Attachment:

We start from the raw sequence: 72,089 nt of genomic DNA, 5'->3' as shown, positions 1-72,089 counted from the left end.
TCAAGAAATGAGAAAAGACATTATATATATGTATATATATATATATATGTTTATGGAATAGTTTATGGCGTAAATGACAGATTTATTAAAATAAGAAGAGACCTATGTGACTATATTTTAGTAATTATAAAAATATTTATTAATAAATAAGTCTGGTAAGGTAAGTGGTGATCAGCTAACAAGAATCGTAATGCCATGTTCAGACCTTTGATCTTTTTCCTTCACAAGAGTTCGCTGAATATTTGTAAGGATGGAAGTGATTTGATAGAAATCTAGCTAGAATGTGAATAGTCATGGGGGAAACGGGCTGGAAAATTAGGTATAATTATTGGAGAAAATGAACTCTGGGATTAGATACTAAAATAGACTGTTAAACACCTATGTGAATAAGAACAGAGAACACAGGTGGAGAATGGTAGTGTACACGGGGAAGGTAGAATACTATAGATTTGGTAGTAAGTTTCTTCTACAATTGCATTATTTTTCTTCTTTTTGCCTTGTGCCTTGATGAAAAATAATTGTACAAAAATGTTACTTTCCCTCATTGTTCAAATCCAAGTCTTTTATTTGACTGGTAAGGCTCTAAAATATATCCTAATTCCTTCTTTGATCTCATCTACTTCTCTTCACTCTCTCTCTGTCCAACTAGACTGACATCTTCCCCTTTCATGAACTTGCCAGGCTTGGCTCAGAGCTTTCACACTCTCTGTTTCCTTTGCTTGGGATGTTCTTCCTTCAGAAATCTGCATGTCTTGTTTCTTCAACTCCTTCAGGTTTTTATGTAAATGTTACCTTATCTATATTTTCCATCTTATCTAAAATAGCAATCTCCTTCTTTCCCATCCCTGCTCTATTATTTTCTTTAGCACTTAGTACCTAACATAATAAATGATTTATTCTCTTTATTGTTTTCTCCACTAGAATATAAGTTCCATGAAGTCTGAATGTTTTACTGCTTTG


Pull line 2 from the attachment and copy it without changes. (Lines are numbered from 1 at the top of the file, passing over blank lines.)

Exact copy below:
TCAAGAAATGAGAAAAGACATTATATATATGTATATATATATATATATGTTTATGGAATAGTTTATGGCGTAAATGACAGATTTATTAAAATAAGAAGAGACCTATGTGACTATATTTTAGTAATTATAAAAATATTTATTAATAAATAAGTCTGGTAAGGTAAGTGGTGATCAGCTAACAAGAATCGTAATGCCATGTTCAGACCTTTGATCTTTTTCCTTCACAAGAGTTCGCTGAATATTTGTAAGGATGGAAGTGATTTGATAGAAATCTAGCTAGAATGTGAATAGTCATGGGGGAAACGGGCTGGAAAATTAGGTATAATTATTGGAGAAAATGAACTCTGGGATTAGATACTAAAATAGACTGTTAAACACCTATGTGAATAAGAACAGAGAACACAGGTGGAGAATGGTAGTGTACACGGGGAAGGTAGAATACTATAGATTTGGTAGTAAGTTTCTTCTACAATTGCATTATTTTTCTTCTTTTTGCCTTGTGCCTTGATGAAAAATAATTGTACAAAAATGTTACTTTCCCTCATTGTTCAAATCCAAGTCTTTTATTTGACTGGTAAGGCTCTAAAATATATCCTAATTCCTTCTTTGATCTCATCTACTTCTCTTCACTCTCTCTCTGTCCAACTAGACTGACATCTTCCCCTTTCATGAACTTGCCAGGCTTGGCTCAGAGCTTTCACACTCTCTGTTTCCTTTGCTTGGGATGTTCTTCCTTCAGAAATCTGCATGTCTTGTTTCTTCAACTCCTTCAGGTTTTTATGTAAATGTTACCTTATCTATATTTTCCATCTTATCTAAAATAGCAATCTCCTTCTTTCCCATCCCTGCTCTATTATTTTCTTTAGCACTTAGTACCTAACATAATAAATGATTTATTCTCTTTATTGTTTTCTCCACTAGAATATAAGTTCCATGAAGTCTGAATGTTTTACTGCTTTG